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War of the words


Even the most intelligent of people can be manipulated with the clever use of words – with some people paid vast amounts of money to present one thing as something else entirely.

For example, if a company proclaims “our burgers are made using 100% Irish beef” they aren’t saying that their burgers consist of 100% beef but that the quantity of beef that they do use in their burgers is 100% Irish -- but naturally the reader or listener has received the information “100%” and “Irish beef” and the brain has drawn its own conclusion.

The manipulation of words can even be used in something as simple as water:

“Water is the main ingredient in all pesticides & herbicides – Fact! Overconsumption of water can lead to excessive sweating, urination and even death… Fact! All serial killers, rapists, drug dealers have admitted to drinking water… Fact! 100% of all people exposed to water will eventually die…Fact!”

That all of these ‘water’ statements are indeed factual could, if one didn’t know better, present a case that water is apparently the most dangerous element in the world.

And so, this brings us back to the wordsmiths and number crunchers in our own fishing and seafood industries and how their clever manipulation of words can be used when presenting the state of the industry to the general public.

In recent months Minister Charlie McConalogue, and his Department of Marine advisors, have gone to great lengths to tell everyone that the cost to Ireland of the fumbled BREXIT deal will be in the region of €43m and that it “could have been worse”.

Whilst few would agree that it could have been any worse, lets examine the figures upon which the Minister’s statement is based:

· Firstly, these figures are centred on a loss to the Irish fishing fleet of 15% of quota – but makes no reference to the other non-quota species that Irish fishermen have lost; for example the squid fishery that Irish vessels operate every year but that, since BREXIT, the UK are now attempting to exclude non UK vessels from – and this factor alone immediately increases the figure of €43m upwards;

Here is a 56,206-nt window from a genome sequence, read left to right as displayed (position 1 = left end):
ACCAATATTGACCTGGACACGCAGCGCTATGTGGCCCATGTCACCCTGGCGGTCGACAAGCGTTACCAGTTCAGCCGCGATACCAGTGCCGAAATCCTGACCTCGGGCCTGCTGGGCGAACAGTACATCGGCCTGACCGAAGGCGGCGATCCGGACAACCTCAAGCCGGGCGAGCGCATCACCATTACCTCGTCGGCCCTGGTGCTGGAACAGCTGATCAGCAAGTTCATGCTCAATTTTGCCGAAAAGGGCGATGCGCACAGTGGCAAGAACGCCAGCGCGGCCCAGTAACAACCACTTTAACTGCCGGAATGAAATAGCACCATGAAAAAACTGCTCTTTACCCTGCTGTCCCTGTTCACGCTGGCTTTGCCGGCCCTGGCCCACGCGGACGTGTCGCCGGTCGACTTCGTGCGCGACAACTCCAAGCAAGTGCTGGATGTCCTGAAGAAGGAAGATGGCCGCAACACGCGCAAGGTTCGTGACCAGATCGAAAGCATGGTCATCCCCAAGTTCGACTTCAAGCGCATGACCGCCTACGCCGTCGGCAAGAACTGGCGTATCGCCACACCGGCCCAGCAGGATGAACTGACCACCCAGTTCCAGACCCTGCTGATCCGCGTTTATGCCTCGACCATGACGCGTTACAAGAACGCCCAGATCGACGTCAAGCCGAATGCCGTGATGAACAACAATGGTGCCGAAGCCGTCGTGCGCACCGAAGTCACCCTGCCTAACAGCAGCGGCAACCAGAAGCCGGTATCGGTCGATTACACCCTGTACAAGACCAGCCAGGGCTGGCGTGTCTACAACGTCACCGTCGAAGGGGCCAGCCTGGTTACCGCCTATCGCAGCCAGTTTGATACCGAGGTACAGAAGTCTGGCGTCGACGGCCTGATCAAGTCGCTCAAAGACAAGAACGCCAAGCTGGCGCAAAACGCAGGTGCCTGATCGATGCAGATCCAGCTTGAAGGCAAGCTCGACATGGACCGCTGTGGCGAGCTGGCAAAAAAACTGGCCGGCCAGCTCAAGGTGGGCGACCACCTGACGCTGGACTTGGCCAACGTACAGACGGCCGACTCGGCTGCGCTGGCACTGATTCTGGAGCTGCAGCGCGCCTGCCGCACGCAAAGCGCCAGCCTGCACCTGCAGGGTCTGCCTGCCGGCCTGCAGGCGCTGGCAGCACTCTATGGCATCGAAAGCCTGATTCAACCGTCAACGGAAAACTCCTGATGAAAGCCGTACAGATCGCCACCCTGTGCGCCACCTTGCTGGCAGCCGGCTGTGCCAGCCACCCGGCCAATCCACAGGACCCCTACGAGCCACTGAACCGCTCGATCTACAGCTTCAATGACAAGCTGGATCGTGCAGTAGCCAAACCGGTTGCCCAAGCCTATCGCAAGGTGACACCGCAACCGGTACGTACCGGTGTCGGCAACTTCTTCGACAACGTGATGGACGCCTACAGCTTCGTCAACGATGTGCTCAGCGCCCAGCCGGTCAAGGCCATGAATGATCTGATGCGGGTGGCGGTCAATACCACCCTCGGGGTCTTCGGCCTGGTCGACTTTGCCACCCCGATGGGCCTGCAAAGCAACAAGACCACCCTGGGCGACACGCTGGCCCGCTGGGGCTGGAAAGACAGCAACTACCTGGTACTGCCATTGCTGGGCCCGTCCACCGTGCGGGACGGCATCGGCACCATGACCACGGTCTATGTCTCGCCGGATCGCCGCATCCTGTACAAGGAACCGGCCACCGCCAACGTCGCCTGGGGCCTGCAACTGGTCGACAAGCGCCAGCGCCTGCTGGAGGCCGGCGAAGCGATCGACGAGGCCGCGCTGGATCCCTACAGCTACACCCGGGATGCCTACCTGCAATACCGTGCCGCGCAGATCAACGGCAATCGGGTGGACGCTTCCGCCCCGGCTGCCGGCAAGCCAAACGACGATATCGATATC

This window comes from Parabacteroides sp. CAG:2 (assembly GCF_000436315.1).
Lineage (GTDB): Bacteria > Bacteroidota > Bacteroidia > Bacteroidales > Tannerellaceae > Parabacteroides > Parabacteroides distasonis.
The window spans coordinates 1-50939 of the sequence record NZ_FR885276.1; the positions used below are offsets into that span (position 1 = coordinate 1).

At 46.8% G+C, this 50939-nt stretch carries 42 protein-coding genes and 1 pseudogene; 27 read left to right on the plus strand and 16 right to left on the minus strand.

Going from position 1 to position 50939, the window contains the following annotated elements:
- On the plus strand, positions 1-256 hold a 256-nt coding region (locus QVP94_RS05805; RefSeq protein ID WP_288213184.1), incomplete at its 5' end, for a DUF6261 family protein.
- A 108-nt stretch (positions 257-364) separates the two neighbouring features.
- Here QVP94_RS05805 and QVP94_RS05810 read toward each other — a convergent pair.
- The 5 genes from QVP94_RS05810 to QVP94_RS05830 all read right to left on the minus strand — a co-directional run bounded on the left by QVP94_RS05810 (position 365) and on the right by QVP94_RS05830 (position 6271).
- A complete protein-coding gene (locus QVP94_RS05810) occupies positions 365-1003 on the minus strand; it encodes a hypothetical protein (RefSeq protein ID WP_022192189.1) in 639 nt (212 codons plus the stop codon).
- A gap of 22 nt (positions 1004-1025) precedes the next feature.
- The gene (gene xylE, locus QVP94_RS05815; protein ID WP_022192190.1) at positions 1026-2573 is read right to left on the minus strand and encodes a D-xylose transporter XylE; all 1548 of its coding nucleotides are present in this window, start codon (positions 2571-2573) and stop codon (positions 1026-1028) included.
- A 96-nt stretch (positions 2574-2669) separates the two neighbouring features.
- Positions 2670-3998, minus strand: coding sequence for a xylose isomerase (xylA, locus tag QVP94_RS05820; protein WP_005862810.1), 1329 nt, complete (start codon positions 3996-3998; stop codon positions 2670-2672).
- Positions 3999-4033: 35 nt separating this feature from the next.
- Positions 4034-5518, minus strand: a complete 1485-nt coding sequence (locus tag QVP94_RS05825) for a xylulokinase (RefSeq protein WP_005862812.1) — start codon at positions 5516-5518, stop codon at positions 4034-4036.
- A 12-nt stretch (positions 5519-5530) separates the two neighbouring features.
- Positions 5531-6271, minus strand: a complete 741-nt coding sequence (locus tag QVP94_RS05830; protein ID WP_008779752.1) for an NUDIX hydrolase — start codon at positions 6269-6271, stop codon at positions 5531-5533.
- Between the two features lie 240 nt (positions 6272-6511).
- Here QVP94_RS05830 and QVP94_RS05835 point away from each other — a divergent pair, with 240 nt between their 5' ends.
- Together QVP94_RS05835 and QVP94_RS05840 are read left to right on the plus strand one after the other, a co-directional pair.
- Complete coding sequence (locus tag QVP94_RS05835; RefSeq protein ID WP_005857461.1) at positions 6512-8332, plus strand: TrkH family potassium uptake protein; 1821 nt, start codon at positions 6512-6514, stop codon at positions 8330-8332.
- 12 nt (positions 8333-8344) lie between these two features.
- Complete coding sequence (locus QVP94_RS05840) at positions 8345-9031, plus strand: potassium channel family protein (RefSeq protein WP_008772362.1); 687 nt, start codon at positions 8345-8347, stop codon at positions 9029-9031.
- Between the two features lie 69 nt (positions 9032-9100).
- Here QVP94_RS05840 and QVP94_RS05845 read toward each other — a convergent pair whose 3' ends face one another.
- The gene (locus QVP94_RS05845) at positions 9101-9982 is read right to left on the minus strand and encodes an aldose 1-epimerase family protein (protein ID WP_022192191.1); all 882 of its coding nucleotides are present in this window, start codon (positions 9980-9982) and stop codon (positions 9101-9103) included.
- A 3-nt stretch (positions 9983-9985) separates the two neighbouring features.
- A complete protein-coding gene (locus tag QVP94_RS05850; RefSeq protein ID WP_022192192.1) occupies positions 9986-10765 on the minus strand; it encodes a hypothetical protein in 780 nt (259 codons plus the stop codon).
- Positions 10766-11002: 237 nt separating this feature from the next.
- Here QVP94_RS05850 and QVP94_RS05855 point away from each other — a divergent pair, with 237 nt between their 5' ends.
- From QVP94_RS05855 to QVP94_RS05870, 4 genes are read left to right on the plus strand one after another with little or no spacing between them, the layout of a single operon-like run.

· The Minister and his officials are well aware that, based on one year’s landing value alone, to equate the loss of 15% of quota to a predicted €43m loss does not include the five-year multiplier of the real loss i.e., €215m;

· And, while the Minister thinks people will believe that a 15% quota loss can be simply be translated into €43m, he must also be aware that quotas are considered in all financial institutions as ‘non depreciating assets’, as evidenced in the recent discussions between the EU Commission and Norway, when the real value of quotas was based on a 20-year period -- therefore the “only” €43m loss” we are being told about is, in reality, €860m.

But for anyone who holds reservations over my translation of the figures above, let’s look at the recently published BIM Seafood Report for 2020:

This report, proudly welcomed by the Minister himself, factually states that the Irish seafood industry was last year worth a total of €1.09bn and, after removing the value of the elements not affected by the BREXIT deal (aquaculture €180m and non-Irish landings €132m) that leaves a figure of €694m.

Now calculate the admitted 15% quota loss to Irish fishermen and the knock-on effect to the processing, retail and export figures and we arrive at €104.1m and, if using the EU/Norway declaration of quota valued over 20 years then the eventual loss to the Irish fishing and seafood industry is in excess of €2.82bn.

All of this of course does not include the priceless loss of 15% revenue to all of Ireland’s fishing and seafood communities – the reduction of 15% of fish factory and ancillary companies’ staff, the impact on the economies of coastal communities, a fleet decommissioning scheme and, in general, a further shrinking of this traditional maritime sector that will now become one step closer to turning Ireland from a once vibrant sea fishing country into a sleepy marine tourism destination where people, inhabitants from the very EU nations who are increasingly plundering our rich waters, can come to see the quaint little Irish coastal towns and take postcard photos of the old stubbly-chinned out-of-work fishermen sitting on a bollard on the quayside and talking about the great days gone by…

Shame on you Mr McConalogue and your Department civil servants for your part in this attempted deception of the Irish people – and a shame on this Government for assisting the EU Commission in its bid to eventually own the lion’s share of fish in Irish waters whilst Irish fishermen face ruination.

Cormac Burke,

Chairman, IFSA

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